Mat: I think it's a combination of things. First and foremost, it's an incentives challenge. I think that a lot of teams don't necessarily... If you're not plugged into the Kubernetes ecosystem, If you love Kubernetes and you love this product and you read the release notes, A new release is an opportunity for you. You're saying, "There's a new thing that I can take advantage of." There's new stability or a new... When I read about Gateway API, I was like, "This is amazing." We're decoupling the concept of HTTP routes and load balancers. What an incredible advancement. I couldn't wait to get on board. But for a lot of the teams that I've worked with in the past and continue to talk to, that's not where the incentive structure lies. They are a small team. They are trying to deliver features to their users. They're trying to ship software. And so, upgrades to them are only perceived as risk. They are not perceived as benefit. And we see this a lot with programming languages end of life. We see this a lot with supply chain management on the actual application side. Like how many times have you walked into a small company or talked to a small company and you say, "What version of Python or what version are you using?" And they say, "We can't upgrade because we have this package dependency and no one's ever gotten around to solving it." So we're just going to keep using the old version forever. And you say, "That's pretty rough. You should probably get on top of that." I think that same mentality comes into the cluster space too, where they say, "Well, it's running and it seems to be fine." "I don't know, I'm pretty happy with it." So I think it's an incentive structure, but I also think it's a complexity question. Like, when you ask them, a common thing in a checklist to do an upgrade, is they say, "Come up with a disaster recovery plan." This is great advice. You should have a disaster recovery plan. You should say, "I'm going to start upgrading the cluster. If it goes completely sideways, what am I going to do?" And for a lot of these teams, that is an inconceivable situation to say, "What would I do to recover?" Effectively, what we would be saying to them is, "Run your infrastructure as code, make a new cluster, point your deployments towards this new cluster, cut over your DNS entries, and hope for the best." And that, for a lot of folks, would be effectively their recovery system. Or you have a backup solution. Like you say, "If you don't have complete confidence in your infrastructure as code, run your backup, restore your backup, hope for the best." But that again is a huge risk. These applications, all applications are relatively fragile. All it takes is one environmental variable to be missing, one certificate that someone inserted by hand that didn't get caught by the backup solution, and your application isn't coming up, and you might not know why. I've even had, when I was doing load testing, a strange issue with a service mesh. And I was thinking to myself, "I know a lot about these things, and I'm lucky to have a team that supports me." But if I was just sitting here and Linkerd started to die, and the proxy on every single pod wasn't accepting traffic, that's a catastrophe. And you may not even know where to start debugging. And I think that's where a lot of people are. It's so ingrained in their system. It's handling so much. It's so important that they just can't conceive of a way to recover from a failure. And so they get scared and they walk off. So it's a combination of incentives, technical expertise, and psychological factors. I think Kubernetes has also developed a reputation for being complicated. And I think that people repeat that perhaps too much. And I think that it psychs people out.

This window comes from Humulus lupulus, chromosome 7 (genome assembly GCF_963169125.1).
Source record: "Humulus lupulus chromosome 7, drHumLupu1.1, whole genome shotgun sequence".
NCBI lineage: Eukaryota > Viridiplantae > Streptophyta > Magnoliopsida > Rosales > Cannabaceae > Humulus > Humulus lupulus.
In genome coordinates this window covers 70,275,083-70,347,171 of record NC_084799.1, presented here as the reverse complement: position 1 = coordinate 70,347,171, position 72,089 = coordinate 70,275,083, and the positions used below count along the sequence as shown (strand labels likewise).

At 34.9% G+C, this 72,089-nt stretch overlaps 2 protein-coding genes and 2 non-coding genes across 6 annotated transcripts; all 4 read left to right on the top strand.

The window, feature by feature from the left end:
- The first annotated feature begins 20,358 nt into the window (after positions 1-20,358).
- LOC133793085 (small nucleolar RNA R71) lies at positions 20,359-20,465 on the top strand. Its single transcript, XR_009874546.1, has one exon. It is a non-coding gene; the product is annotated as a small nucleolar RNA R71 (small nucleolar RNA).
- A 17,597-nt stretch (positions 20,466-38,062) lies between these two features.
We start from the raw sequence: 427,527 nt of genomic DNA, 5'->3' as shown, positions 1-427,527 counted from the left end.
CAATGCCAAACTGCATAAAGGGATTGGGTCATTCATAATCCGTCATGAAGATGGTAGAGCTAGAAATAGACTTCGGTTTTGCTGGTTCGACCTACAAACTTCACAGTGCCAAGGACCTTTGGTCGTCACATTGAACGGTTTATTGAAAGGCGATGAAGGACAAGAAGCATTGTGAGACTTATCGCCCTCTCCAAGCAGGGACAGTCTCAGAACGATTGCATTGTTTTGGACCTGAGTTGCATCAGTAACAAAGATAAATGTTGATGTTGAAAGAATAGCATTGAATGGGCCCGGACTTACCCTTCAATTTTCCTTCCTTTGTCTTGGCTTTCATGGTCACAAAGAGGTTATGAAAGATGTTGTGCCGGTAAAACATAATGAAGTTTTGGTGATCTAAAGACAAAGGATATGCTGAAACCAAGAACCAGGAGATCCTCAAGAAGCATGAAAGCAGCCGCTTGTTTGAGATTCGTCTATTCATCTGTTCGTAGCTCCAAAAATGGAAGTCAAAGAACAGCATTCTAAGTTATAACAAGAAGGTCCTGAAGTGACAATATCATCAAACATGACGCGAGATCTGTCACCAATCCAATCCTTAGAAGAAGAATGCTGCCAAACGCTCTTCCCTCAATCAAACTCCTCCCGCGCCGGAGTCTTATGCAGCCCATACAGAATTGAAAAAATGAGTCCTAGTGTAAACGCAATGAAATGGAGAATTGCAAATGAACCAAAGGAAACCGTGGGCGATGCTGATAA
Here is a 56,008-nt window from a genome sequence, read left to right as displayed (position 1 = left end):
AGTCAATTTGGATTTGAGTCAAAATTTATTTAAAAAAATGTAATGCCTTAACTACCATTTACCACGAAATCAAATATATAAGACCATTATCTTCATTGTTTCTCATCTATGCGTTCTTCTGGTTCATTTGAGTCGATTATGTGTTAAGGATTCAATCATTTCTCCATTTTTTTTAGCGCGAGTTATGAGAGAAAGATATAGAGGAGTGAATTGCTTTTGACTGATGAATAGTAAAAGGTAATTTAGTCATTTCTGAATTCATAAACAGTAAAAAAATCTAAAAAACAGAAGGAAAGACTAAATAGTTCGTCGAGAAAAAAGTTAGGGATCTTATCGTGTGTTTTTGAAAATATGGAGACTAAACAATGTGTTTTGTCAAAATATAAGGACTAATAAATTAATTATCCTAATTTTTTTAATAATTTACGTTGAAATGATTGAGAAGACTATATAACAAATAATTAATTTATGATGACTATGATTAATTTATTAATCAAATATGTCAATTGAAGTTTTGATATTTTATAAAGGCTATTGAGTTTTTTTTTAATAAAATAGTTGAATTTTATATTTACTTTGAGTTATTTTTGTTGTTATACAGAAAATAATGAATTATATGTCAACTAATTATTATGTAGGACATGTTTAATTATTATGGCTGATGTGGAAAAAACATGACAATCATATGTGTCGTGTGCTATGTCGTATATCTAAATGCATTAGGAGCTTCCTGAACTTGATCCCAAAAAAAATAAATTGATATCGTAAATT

Bart: I think it's a very fair point. And going back to the beginning, when we talked about the cloud native community being immense, but for some people, it feels overwhelming because of its immensity. Kubernetes being the second biggest open source project in history after Linux, among others, contributes to a large ecosystem. Is this, as someone with a fair amount of experience and being risk averse, fear of liability, and all these concerns, something that you think develops over time in someone's career, or is it something that can be static.

Mat: I think that in my experience, I'll speak for personal experience. I think that there's sort of a weird curve to it. Right. So I think when you start out in this field, you're extremely risk averse because you're really, really afraid of breaking something, which makes perfect sense. You come into a job, you have imposter syndrome. You say, I don't know what I'm doing. These things are so complicated. I don't want to break anything. And so what you see is, when you're in a leadership position with people who are just coming on board, you sort of have to push them a little bit to say, we need you to change some things. You know, there's the famous story of Facebook, like commit to prod on your first day. A lot of organizations have adopted these things, I think, to get you into the pool. And so, but I also think that there's this unfortunate period which is where some people get into trouble where they say, I've now been cloud native for a while, I feel like I have a pretty good understanding of how these things work, I'm a lot more cavalier with my upgrades, I'm a lot more cavalier with my changes, and then you get burned hard. And then I think that that's where you develop a much more conservative approach to some of these changes. It's hard to come up with a balancing act because everyone has that heart-stopping moment in their careers when they're like, Oh my God, I've broken something critical and it's not coming back up, everyone's freaking out, and I'm not exactly sure what to do to fix it. I can think of like five off the top of my head for myself. And I'm sure people with more experience than me can come up with 20. And so I think that you do end up in the position where you say to yourself, I am afraid to make those changes because I ultimately just don't want to be the person that's responsible for letting down my team. And so there's also that psychological element. But I think that the position in your career changes how risk averse you are. And I think that some of the younger folks, to their credit, are less obsessed with these concepts of stability. I think that they have much more confidence in the cloud providers. And I think that they have grown up in this ecosystem and matured in this ecosystem. And I think that they are much more likely to jump on the process of let's just continuously change. You know, when I started, it was like run books and making a software release was like we had a physical book that we would go through and follow the steps and say, we push them out to the servers.